As drug prices rise in the U.S., some have expressed concerns that charitable payment of drug copays could be contributing to price inflation. This is because, although most patient assistance groups of this type are charities, pharmaceutical companies routinely donate to the groups.
These donations are encouraged where legal, but they can only be made when the charity is independent from the pharmaceutical company. If the drug companies were to pay patients' copays directly they would be in clear violation of the Anti-Kickback Statute, which prohibits offering or paying, directly or indirectly, anything of value to induce Medicare patients to buy a particular drug manufactured by that company. Since indirect inducements are prohibited, payment of copays by charities must be done independently from the drug maker.
The Department of Justice recently accused the pharmaceutical company Actelion of engaging in illegal kickbacks of this kind. Actelion sells several drugs to treat pulmonary arterial hypertension, including Opsumit, Ventavis, Veletri and Tracleer. A charity called Caring Voice Coalition (CVC) was involved in paying Medicare patients' out-of-pocket costs when they could not afford their copays.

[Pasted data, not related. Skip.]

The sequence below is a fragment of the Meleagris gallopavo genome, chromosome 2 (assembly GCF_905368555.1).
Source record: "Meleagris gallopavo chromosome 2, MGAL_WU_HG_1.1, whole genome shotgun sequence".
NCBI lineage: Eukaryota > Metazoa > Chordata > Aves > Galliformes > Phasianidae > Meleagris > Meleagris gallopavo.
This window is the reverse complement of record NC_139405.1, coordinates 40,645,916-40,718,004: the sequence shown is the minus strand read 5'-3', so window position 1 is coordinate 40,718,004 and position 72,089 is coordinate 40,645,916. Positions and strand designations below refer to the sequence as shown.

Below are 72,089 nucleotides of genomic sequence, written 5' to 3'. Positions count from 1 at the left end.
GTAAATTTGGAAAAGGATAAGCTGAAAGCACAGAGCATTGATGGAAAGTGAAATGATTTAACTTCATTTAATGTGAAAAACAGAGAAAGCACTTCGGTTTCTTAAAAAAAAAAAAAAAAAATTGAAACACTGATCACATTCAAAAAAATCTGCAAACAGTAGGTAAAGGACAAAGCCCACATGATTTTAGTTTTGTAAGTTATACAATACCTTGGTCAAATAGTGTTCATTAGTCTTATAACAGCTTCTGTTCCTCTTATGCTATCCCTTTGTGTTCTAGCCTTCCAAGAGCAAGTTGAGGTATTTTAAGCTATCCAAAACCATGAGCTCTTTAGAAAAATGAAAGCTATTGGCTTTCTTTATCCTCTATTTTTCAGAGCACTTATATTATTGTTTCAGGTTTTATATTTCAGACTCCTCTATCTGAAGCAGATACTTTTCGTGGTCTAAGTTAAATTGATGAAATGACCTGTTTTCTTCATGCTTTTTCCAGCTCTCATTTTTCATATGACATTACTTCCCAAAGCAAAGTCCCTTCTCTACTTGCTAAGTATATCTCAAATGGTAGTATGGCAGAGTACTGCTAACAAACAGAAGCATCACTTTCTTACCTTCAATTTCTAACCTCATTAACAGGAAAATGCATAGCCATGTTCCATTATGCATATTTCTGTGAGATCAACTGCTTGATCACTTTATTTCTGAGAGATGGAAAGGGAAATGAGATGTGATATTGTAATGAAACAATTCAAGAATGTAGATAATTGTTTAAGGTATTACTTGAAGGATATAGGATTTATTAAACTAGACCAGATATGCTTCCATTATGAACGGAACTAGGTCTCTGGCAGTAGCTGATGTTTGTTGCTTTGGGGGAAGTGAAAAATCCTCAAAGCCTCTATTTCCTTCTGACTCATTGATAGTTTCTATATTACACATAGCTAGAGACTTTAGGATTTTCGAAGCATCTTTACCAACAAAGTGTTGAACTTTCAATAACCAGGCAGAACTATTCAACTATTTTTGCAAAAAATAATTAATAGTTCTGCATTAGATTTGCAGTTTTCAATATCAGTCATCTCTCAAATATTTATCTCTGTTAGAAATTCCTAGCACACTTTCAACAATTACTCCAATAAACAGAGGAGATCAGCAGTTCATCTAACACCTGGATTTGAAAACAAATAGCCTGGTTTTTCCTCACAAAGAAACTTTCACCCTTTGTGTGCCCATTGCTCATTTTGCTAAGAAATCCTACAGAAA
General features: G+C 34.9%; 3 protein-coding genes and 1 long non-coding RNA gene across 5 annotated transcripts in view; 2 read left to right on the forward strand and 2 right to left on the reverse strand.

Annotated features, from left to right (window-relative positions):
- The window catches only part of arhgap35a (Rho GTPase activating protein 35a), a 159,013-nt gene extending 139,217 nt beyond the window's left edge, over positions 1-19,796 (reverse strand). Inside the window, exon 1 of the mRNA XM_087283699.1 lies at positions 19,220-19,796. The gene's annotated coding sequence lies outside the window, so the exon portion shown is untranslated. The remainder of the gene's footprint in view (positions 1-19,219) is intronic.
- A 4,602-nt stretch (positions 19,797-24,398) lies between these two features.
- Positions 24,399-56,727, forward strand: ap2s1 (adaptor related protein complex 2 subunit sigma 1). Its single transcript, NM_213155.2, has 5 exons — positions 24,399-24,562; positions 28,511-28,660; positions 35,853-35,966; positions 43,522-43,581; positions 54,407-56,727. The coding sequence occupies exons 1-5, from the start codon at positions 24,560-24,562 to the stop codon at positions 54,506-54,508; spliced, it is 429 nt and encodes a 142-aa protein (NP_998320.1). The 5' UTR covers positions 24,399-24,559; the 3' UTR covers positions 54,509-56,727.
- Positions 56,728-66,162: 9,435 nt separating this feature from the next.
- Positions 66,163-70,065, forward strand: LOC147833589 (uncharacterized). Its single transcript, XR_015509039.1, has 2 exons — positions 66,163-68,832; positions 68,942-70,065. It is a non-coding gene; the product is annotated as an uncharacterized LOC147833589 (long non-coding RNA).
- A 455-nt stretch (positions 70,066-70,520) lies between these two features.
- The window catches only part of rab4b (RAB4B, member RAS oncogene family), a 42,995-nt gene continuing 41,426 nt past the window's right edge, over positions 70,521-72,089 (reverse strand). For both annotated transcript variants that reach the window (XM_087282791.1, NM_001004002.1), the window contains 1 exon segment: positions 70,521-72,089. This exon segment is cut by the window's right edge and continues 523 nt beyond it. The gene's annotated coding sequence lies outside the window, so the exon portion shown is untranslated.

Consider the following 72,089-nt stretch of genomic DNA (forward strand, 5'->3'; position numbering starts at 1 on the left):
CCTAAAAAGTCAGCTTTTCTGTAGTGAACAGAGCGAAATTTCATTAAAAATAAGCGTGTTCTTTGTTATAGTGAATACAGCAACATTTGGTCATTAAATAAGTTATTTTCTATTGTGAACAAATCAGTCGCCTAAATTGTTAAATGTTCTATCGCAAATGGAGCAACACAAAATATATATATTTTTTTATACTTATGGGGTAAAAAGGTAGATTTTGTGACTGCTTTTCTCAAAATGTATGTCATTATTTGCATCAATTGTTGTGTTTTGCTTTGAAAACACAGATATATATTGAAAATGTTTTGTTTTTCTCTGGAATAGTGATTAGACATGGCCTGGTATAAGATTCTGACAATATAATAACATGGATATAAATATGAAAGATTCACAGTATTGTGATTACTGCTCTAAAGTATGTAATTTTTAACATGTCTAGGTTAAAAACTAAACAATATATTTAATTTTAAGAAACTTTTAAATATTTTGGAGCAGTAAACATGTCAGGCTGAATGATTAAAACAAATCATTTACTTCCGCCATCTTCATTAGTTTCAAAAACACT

Actelion allegedly asked for and obtained CVC's data on how much was spent on copays for Actelion drugs and then using that information to determine how much it should donate to CVC. In other words, it donated just enough to cover the copays for its own medications. This served to undermine the purpose of copays, which is largely to act as a check on drug prices.
Actelion also excluded Medicare patients from its free drug program
Even while Actelion was paying Medicare patients' copays thorough this alleged subterfuge, the Justice Department says, its policy was to exclude Medicare patients from its own free drug program, even when such patients otherwise qualified for the program. Instead, Actelion allegedly referred all such patients to CVC. This was allegedly done to induce the patients into purchasing the drug with the covered copay instead of receiving it for free. That left Medicare on the hook for the remainder of the bill.
Actelion settled the allegations for $360 million without an admission of liability.
Although no whistleblowers were involved in this case, the case itself involved the False Claims Act. That law allows private citizens to file lawsuits on behalf of the government when they have evidence of fraud, waste or abuse in federal contracting. When such cases are successful, the whistleblower receives a substantial portion of any money recovered as a reward for their service. If you are interested in filing a False Claims Act lawsuit, discuss your situation with an experienced attorney.